Work on Hippodrome could stall until private funds are guaranteed


The $56 million Hippodrome Theater restoration is at a crucial point, with the Maryland Stadium Authority saying major demolition and construction will not occur until private fund raising is finalized.

The anticipated completion date of September next year has been changed to December, and even that date is not firm. As a result, what is envisioned as a glittering showcase of the West Side's hoped-for renewal likely will miss the fall start of the theater season.

The man in charge of fund raising said the finances will be in place soon, and the authority's Hippodrome project manager said he, too, is optimistic.

But until $23.5 million in private money is in hand or guaranteed in writing, the authority says, it will not spend much more of the $32.5 million in public -- mostly state -- dollars. Part of that sum will come from the sale of $10 million in state bonds, and state law forbids that sale until private funds are guaranteed; the authority has set a deadline of March 1.

"We're getting closer to the point where we either have to move forward or shut things down," said authority Project Director Robert M. Boras. So far, he said, contractors have removed seats and gutted the 88-year-old building at 12 N. Eutaw St.

Mark Sissman, who is leading the fund raising, said the complicated job of lining up private dollars should conclude in the next month or two. "I don't think there is any 'if,'" said Sissman, chief executive officer of the Baltimore Center for the Performing Arts, the nonprofit group coordinating the public-private effort with the stadium authority.

But Sissman acknowledged the urgency. Clear Channel Entertainment, the company that will run the theater and book touring companies of Broadway shows, is eager to line up hits such as The Producers and Mamma Mia.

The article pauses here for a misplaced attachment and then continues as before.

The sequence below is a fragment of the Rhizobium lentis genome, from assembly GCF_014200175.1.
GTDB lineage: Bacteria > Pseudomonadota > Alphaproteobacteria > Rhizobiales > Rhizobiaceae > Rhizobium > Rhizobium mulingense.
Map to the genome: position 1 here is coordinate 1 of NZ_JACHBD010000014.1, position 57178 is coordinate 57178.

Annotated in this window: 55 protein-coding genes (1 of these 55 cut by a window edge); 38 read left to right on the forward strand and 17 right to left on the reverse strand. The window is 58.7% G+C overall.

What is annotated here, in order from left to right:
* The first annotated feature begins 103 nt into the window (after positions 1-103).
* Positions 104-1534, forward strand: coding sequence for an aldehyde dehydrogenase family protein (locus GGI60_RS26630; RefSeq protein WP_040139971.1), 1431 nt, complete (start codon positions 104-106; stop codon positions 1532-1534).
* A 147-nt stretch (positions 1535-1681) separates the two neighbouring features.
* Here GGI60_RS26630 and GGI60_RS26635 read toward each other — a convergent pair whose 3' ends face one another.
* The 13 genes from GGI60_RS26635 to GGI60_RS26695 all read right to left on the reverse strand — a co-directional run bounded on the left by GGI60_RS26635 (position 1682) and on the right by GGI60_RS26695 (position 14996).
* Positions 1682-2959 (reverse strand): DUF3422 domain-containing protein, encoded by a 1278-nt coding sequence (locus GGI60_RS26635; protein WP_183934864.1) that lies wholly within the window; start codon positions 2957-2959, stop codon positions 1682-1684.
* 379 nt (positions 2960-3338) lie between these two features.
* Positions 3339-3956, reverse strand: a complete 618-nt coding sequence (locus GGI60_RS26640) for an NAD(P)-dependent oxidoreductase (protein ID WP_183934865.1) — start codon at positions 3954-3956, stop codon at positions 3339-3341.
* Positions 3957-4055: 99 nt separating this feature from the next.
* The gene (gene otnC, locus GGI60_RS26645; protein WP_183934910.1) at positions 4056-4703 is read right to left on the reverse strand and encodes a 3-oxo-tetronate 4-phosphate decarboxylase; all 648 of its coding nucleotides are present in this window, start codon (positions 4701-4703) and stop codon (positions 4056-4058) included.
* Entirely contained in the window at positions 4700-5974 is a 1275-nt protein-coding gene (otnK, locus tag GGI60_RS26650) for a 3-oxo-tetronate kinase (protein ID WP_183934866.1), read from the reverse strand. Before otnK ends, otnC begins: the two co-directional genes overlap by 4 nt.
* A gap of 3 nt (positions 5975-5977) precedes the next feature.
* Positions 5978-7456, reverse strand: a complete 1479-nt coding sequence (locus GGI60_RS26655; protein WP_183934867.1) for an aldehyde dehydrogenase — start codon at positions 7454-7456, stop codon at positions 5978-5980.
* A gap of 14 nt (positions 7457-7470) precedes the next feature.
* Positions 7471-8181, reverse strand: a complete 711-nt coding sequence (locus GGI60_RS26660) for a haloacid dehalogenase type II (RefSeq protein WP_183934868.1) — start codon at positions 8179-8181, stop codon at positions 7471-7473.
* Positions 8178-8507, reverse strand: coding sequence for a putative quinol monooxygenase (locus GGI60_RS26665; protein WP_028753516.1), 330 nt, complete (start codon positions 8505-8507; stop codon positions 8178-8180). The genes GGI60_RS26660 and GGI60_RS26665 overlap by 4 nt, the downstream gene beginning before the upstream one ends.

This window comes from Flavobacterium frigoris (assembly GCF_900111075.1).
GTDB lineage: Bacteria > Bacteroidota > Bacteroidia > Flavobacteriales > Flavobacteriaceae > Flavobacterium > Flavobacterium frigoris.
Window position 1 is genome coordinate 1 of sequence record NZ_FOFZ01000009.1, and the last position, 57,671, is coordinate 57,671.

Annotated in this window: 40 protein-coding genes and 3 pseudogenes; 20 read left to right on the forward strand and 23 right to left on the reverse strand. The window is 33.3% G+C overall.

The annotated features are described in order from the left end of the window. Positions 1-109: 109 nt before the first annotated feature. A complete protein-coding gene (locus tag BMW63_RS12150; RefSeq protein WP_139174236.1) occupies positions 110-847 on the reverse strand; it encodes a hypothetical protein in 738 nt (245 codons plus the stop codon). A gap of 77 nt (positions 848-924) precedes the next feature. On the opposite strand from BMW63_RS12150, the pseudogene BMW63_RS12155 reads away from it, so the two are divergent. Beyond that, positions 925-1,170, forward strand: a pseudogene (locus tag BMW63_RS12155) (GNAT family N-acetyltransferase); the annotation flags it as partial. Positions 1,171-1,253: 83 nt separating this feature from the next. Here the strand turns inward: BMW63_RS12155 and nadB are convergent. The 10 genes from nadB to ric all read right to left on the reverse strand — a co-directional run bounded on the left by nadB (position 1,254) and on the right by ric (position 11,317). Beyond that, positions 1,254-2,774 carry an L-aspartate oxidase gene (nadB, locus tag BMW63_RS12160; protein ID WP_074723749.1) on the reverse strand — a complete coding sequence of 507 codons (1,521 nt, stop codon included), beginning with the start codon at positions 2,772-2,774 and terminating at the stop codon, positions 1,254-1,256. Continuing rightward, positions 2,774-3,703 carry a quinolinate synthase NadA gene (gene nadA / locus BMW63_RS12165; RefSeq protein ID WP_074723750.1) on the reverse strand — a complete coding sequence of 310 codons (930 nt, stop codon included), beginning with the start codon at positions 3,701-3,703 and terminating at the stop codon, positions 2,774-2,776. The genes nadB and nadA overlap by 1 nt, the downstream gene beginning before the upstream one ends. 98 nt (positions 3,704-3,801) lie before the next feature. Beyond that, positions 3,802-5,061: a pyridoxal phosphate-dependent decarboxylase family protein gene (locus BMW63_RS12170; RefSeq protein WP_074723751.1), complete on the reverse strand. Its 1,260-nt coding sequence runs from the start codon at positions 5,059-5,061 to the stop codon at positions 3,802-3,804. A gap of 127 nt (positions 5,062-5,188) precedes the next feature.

"We're all under the gun to get agreements done, money in place, so they can begin booking shows," he said. He and Clear Channel executives have talked of opening the theater as late as January 2004.

Unlike the smaller Morris A. Mechanic Theatre, the Hippodrome Performing Arts Center is considered more than a venue that can accommodate large touring productions. Public officials and business leaders are counting on it to make the west side a more appealing place to visit and live.

A nearby project -- Centerpoint, Bank of America's 383-unit residential and retail complex -- is viewed similarly. Bank officials said work should begin next month on the first phase, with 74 apartment units and shops opening in a year.

From the street, progress seems steady at the 2,250-seat Hippodrome. Workers have toiled inside for months. Recently, the Whiting-Turner Contracting Co. put up a construction fence, and a sign depicts a restored theater complex aglow under a violet sky.

But that appearance is deceptive, Boras said. Whiting-Turner was supposed to begin working "full bore" on Oct. 1, but the incomplete financial puzzle prevented that. The theater's transformation can occur only after crews take down its old stage and a building at the corner of Baltimore and Eutaw streets, he said.

Demolition should occur next month and in March -- if the funding is in place. "If we have to wait too much longer, it will be more difficult for Whiting-Turner to meet an '03 date," Boras said. "We really can't push until all their private fund raising is in place."

The private funds come from three sources: One is the sale of historic preservation tax credits, estimated to yield at least $8 million. Two banks, Bank of America and Allfirst Bank, want to buy the credits as a corporate tax break. Sissman said a buyer will be chosen in 30 days.

A second piece is an $8 million investment from Clear Channel. Sissman said a deal is 30 to 45 days away. (Clear Channel could not be reached for comment.)

The third piece consists of $7.5 million in donations. The France-Merrick Foundation pledged $5 million in the fall, but required a dollar-for-dollar match in new donations. "We're getting close," Sissman said.

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